Harvard has state of the art facilities, a brilliant and accomplished faculty who are world-class scholars, and ambitious, accomplished, and talented students. Since only the best and the brightest are accepted at Harvard, students meet their challenges head-on. The program in general education requires that students pass one half-course in each of eight categories: Aesthetic and Interpretive Understanding; Culture and Belief; Empirical and Mathematical Reasoning; Ethical Reasoning; Science of Living Systems; Science of the Physical Uni­verse; Societies of the World; and United States in the World. During the first week of each term, students enjoy the shopping period where they can sample courses they wish to take.

For the Class of 2023, out of a total applicant pool of 43,330 and with 1,950 students accepted, the overall Harvard College admissions rate was 4.5%, the lowest in Harvard’s history and the lowest of all the Ivy League colleges.

Check out this post on Harvard standout Jeremy Lin!

Harvard University Admissions Statistics

Harvard University Overall Accept. Rate Regular Decision Accept. Rate Regular Decision Apps Accepted Regular Decision Apps Received Early Decision / Action Accept. Rate Percent of Class Filled by Early Apps Early Decision / Action Apps Received Early Decision / Action Apps Accepted Expected Number of Students to Enroll Total Apps Received Total Apps Accepted
2026 3.19% 2.34% 1,214 51,814 7.87% n/a* 9,406 740 1,665 61,220 1,954
2025 3.4% 2.6% 1,223 47,349 7.4% n/a* 10,086 747 1,665 57,435 1,970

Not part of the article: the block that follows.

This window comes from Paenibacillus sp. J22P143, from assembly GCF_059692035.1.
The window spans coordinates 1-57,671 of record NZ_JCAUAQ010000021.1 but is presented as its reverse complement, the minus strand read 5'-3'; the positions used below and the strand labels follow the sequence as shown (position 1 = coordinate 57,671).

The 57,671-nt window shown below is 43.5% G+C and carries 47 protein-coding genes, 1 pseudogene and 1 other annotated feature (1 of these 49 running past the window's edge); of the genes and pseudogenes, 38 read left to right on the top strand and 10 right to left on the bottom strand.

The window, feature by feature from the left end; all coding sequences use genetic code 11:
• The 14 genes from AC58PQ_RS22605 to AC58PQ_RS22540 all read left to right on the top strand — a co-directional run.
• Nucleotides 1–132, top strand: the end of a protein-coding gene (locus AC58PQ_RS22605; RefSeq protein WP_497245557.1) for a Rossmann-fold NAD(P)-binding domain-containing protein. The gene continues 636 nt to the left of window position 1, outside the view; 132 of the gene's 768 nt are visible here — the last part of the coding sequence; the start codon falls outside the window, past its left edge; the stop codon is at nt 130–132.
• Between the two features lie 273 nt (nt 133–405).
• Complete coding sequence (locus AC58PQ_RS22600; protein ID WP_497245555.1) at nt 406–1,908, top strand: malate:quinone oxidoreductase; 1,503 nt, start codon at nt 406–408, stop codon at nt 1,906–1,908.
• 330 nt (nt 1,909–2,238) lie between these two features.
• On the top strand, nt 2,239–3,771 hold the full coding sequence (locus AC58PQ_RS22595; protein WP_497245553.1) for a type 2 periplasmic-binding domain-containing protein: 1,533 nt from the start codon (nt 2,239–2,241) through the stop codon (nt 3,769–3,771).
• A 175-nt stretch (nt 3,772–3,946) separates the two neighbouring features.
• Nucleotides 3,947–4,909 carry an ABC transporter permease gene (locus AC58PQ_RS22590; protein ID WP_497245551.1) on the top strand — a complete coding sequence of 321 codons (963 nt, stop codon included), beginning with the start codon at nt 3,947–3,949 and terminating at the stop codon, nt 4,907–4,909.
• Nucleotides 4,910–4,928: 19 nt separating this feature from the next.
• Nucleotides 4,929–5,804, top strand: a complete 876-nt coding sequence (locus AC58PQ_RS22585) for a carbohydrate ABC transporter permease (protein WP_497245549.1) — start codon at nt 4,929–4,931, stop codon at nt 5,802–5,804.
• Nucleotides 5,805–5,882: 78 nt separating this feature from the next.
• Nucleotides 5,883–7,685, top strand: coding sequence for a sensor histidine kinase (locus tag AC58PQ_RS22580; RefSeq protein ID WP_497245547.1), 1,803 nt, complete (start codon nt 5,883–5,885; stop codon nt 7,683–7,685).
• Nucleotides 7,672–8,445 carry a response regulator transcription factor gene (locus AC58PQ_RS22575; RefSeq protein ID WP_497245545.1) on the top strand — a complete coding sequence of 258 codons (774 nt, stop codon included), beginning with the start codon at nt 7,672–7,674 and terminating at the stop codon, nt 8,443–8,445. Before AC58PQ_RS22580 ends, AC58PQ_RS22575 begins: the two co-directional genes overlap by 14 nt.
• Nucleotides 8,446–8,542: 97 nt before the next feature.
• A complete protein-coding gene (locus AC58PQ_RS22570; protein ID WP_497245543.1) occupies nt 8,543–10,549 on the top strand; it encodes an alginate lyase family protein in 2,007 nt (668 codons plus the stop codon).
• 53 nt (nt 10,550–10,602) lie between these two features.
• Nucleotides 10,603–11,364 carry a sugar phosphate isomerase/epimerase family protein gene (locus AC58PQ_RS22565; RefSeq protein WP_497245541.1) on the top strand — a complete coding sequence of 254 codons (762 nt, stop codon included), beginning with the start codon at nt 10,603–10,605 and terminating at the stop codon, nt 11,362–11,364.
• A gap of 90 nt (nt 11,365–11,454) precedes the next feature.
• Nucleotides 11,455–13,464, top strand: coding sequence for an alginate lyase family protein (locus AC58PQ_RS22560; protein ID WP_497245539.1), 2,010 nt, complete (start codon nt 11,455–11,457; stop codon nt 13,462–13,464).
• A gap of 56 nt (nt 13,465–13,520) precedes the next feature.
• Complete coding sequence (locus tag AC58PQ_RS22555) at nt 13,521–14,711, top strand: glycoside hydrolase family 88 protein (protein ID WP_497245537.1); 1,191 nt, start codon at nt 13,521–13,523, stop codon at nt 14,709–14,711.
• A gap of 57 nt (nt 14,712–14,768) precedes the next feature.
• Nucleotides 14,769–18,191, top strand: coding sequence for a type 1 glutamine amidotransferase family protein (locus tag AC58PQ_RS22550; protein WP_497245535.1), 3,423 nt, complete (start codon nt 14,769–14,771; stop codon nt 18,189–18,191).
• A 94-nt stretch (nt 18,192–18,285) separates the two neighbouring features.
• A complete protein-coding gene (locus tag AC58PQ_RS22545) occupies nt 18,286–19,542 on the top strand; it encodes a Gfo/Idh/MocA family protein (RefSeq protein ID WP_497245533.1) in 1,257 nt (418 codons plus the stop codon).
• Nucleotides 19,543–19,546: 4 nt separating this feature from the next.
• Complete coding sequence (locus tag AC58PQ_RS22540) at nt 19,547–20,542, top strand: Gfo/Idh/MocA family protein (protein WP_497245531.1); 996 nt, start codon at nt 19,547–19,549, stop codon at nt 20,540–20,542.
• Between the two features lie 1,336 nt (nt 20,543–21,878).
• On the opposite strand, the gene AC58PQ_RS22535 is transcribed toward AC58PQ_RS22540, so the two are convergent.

2024 4.9% 3.2% 1,085 33,824 13.9% n/a* 6,424 895 1,665 40,248 1,970
2023 4.5% 2.8% 1,015 36,372 13.4% n/a* 6,958 935 1,665 43,330 1,950
2022 4.6% 2.8% 998 36,119 14.5% n/a* 6,630 964 1,665 42,749 1,962
2021 5.2% 3.4% 1,118 33,033 14.5% n/a* 6,473 938 1,670 39,506 2,056
2020 5.2% 3.4% 1,119 32,868 14.9% n/a* 6,173 918 1,660 39,041 2,037
2019 5.3% 3.2% 1,013 31,388 16.5% n/a* 5,919 977 1,660 37,305 1,990
2018 5.9% 3.5% 1,031 29,603 21.1% n/a* 4,692 992 1,660 34,295 2,023
2017 5.8% 3.8% 1,134 30,167 18.4% n/a* 4,856 895 1,660 35,023 2,029
2016 5.9% 4.2% 1,260 30,054 18.2% n/a* 4,231 722 1,661 34,285 2,032
2015 6.2% 6.2% 2,158 34,950 n/a* n/a* n/a* n/a* 1,655 34,950 2,158
2014 6.9% 6.9% 2,110 30,489 n/a* n/a* n/a* n/a* 1,655 30,489 2,110
2013 7% 7% 2,046 29,112 n/a* n/a* n/a* n/a* 1,655 29,112 2,046
2012 7.1% 7.1% 1,948 27,462 n/a* n/a* n/a* n/a* 1,675 27,462 1,948
2011 9% 6.2% 1,183 18,947 21.8% n/a* 4,008 875 1,675 22,955 2,058
2010 9.3% 6.9% 1,305 18,881 20.8% n/a* 3,872 804 1,684 22,753 2,109
2009 9.1% 6.4% 1,189 18,583 21% n/a* 4,213 885 1,650 22,796 2,074
2008 10.3% 7.1% 1,123 15,861 23.3% n/a* 3,889 906 1,650 19,750 2,029
2007 9.8% 6.8% 906 13,366 15.1% n/a* 7,620 1,150 1,650 20,986 2,056

* n/a = not applicable since an EA policy was in place

3 Comments

  • priya says:

    can i have the list of students who were given sat training by Ivy Coach and got admitted into ivy league colleges…?

    • Bev Taylor says:

      Hi Priya,

      You must be kidding.

      The confidentiality of our students is a top priority of ours. If your daughter worked with us, would you want everyone to know? Likely not.

      But feel free to peruse our testimonials page. There are real names there. They area searchable people. Then, peruse the websites of every other college admissions consulting and testing company. See if they use full names or if they write things such as: “John, Parent of Member of Harvard Class of 2018.” Do you know how many Johns are in each Harvard class? That means nothing.

      We don’t ask students and parents for testimonials because we value their privacy. But a few have asked to have testimonials on our site over the years and those are up.

  • Marcos says:

    Hello, do you offer “International Coaching”? I’m a Junior from Mexico who is really interested on entering Harvard, what is my first step?